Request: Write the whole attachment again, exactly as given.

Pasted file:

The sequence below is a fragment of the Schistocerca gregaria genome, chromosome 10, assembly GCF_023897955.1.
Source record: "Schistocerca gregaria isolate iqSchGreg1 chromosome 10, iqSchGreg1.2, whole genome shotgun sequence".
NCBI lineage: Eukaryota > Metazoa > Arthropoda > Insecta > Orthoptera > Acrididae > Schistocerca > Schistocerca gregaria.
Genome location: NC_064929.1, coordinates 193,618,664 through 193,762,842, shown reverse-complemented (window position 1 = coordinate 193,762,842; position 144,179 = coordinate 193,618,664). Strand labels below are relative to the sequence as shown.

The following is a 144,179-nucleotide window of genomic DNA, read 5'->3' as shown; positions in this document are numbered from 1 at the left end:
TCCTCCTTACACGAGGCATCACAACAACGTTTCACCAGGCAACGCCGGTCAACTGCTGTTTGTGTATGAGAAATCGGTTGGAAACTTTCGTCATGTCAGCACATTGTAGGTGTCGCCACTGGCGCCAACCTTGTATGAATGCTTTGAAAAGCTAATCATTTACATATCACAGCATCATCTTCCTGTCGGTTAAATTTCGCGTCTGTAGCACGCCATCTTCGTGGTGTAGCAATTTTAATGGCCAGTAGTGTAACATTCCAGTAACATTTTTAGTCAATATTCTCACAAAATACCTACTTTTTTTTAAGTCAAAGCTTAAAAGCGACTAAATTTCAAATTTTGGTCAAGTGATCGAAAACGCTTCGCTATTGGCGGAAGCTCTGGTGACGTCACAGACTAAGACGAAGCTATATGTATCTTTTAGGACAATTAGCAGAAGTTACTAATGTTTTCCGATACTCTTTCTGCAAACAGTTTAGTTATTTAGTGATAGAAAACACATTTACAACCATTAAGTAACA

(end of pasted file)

The sequence below is a fragment of the Schistocerca gregaria genome, chromosome 10, assembly GCF_023897955.1.
Source record: "Schistocerca gregaria isolate iqSchGreg1 chromosome 10, iqSchGreg1.2, whole genome shotgun sequence".
NCBI lineage: Eukaryota > Metazoa > Arthropoda > Insecta > Orthoptera > Acrididae > Schistocerca > Schistocerca gregaria.
Genome location: NC_064929.1, coordinates 193,618,664 through 193,762,842, shown reverse-complemented (window position 1 = coordinate 193,762,842; position 144,179 = coordinate 193,618,664). Strand labels below are relative to the sequence as shown.

The following is a 144,179-nucleotide window of genomic DNA, read 5'->3' as shown; positions in this document are numbered from 1 at the left end:
TCCTCCTTACACGAGGCATCACAACAACGTTTCACCAGGCAACGCCGGTCAACTGCTGTTTGTGTATGAGAAATCGGTTGGAAACTTTCGTCATGTCAGCACATTGTAGGTGTCGCCACTGGCGCCAACCTTGTATGAATGCTTTGAAAAGCTAATCATTTACATATCACAGCATCATCTTCCTGTCGGTTAAATTTCGCGTCTGTAGCACGCCATCTTCGTGGTGTAGCAATTTTAATGGCCAGTAGTGTAACATTCCAGTAACATTTTTAGTCAATATTCTCACAAAATACCTACTTTTTTTTAAGTCAAAGCTTAAAAGCGACTAAATTTCAAATTTTGGTCAAGTGATCGAAAACGCTTCGCTATTGGCGGAAGCTCTGGTGACGTCACAGACTAAGACGAAGCTATATGTATCTTTTAGGACAATTAGCAGAAGTTACTAATGTTTTCCGATACTCTTTCTGCAAACAGTTTAGTTATTTAGTGATAGAAAACACATTTACAACCATTAAGTAACA